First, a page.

It was always going to be tricky. The 38th Deutscher Evangelischer Kirchentag ended in Nürnberg on 11th June, four years after post-industrial Dortmund and two years on from the pandemic-stricken virtual event which was the 3rd Ecumenical Kirchentag - nominally in Frankfurt-am Main, actually "somewhere in cyberspace". Before the opening services on 7th June, many were wondering how vigorously this great Christian gathering would bounce back from Covid-19. And how would the organisers, spiritual heirs of the anti-Nazi resistance, whose commitment to the peaceful resolution of conflict had underlain the Kirchentag movement from the beginning, respond to the way in which their plans for a Kirchentag focused on the climate crisis had been overtaken by events in Ukraine?
What did it mean to echo the words of Jesus at Mark 1:15 - 'The time is fulfilled, and the kingdom of God has come near; repent, and believe in the good news'? What, indeed, is the good news in a time of climate crisis and armed conflict on a scale not seen in Europe since 1945?
For one of an earlier generation of leaders, Margot Käßmann (General Secretary of the Kirchentag 1994-1999, Bishop of Hannover 1999-2010, and a life-long pacifist) German military support for Ukraine was too much, and she withdrew from participation amid reports of serious differences with Thomas de Maizière, President of the Nürnberg Kirchentag and a former Federal Defence Minister. For the majority of participants, however, practical solidarity with Ukraine in the face of Russian aggression appears to have outweighed a thorough-going commitment to resolving conflict by peaceful means. At a service in the city's Lorenzkirche on the Friday of the Kirchentag a congregation of more than 800 people grappled with questions raised by the German Churches' self-understanding as peace-makers, not only in relation to the conflict between Russia and Ukraine, but also in relation to the long-running conflicts in the Middle East and in the Great Lakes region of Africa. At around the same time, a crowd of nearly 5,000 gathered at one of the main open-air podiums to reflect on their participation in God's mission and to seek an answer to the question: "What kind of peace do we want?"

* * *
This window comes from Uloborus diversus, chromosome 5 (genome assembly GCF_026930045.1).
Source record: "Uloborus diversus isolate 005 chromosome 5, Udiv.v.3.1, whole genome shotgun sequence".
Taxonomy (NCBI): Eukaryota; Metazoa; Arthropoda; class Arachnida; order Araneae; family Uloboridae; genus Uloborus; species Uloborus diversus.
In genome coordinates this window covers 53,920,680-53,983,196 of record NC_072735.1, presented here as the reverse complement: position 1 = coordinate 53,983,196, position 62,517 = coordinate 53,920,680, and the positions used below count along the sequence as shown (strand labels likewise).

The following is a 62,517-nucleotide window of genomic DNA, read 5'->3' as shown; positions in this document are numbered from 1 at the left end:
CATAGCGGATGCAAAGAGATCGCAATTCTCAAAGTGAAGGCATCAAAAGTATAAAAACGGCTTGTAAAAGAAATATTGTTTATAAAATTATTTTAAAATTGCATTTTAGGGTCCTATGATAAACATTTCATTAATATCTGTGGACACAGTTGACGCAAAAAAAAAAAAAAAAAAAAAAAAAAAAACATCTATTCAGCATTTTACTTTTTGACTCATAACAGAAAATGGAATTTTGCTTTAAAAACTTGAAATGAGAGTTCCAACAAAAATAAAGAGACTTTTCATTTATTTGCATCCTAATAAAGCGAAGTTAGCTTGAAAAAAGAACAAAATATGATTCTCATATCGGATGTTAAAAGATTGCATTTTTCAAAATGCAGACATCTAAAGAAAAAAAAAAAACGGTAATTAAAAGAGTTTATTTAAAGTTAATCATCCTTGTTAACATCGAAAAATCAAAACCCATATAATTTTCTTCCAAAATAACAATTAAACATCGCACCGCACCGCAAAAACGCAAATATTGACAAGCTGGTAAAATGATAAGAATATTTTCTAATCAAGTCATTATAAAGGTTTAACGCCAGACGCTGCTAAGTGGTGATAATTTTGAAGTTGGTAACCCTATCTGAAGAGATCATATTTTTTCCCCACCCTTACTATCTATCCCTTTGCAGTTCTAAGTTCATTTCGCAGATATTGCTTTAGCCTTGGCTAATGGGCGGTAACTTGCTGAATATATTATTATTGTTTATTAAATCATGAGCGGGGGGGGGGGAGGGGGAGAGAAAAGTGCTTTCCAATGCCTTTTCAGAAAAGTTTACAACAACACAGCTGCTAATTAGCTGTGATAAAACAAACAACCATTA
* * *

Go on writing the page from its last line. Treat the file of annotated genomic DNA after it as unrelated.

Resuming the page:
But it was not all agonising and reassessing. There were celebrations, too. The Revd Dr Susan Durber of the United Reformed Church (and current European President of the World Council of Churches) and Bishop Heinrich Bedford-Strohm of the Evangelische Kirche in Deutschland (EKD) in Bavaria had emphasised the potential of an "ecumenism of the heart" to an audience filling the Jakobikirche. "We Christians", said Dr Durber, "are not colleagues. We are family." It is important to make and maintain friendships with people of different traditions. It isn't enough simply to learn about them. That lesson was reinforced later on the same Saturday evening when a mixed Anglo-German congregation gathered in the Paul-Gerhardt-Kirche to give thanks for the close connections between the Church of England and the EKD which have been established through the Meissen Declaration and the various partnerships to which that has given rise. Basing her sermon on the readings for St Barnabas' day (11th June), Bishop Dagmar Winter of Huntingdon encouraged the congregation to "Be more Barnabas", seeing the potential rather than the problems in situations of change and challenge.
Sadly, some German journalists covering the Kirchentag did not take her advice. Reinhard Bingener in Frankfurter Allgemeine focused on "the dwindling and ageing of church membership..." and noted that "in view of the church abuse scandals, the Kirchentag's do-gooder attitude is also meeting with increasing incomprehension and rejection in society." Nevertherless, he also noted that "at the Kirchentag it was once again possible to experience in a physical way that there are still very many Christians in Germany. The events, which as always included many church services and many musical offerings, were well attended. The signs "Halle überfüllt" ("Hall full to overflowing") were again very well used. The good weather and the old Protestant imperial city of Nuremberg with its short distances, its excellently organised local transport and its friendly inhabitants did the rest."
The 70,000 people who bought a season ticket for the whole five days would almost certainly agree with Reinhard Bingener on that, even those who, like my family, were staying some distance out of the city. So, too, I suspect, would the 130,000 who thronged central Nürnberg on Wednesday, 7th June, for the Evening of Encounter after the opening services in Hauptmarkt and Kornmarkt. And now the Kirchentag prepares to move on - to Hannover from 30th April to 4th May, 2025 - with South African pastor Quinton Ceasar's words from his sermon at the closing service in Hauptmarkt echoing uncomfortably in our ears:
"When you preach about the love that conquers all, and yet you discriminate against my brothers and sisters and me... because of our income, the colour of our skin, or our disability or our queer identity. Then we say: Moetie liegie daai child! [Afrikaans for "That child must be lying!"]
"My siblings and I - we are church. We are not opponents. We don't need charity or attention from above. We are church.
"And my brothers and sisters and I say: Now is the time! We have no confidence in your love. We have no safe places in your churches."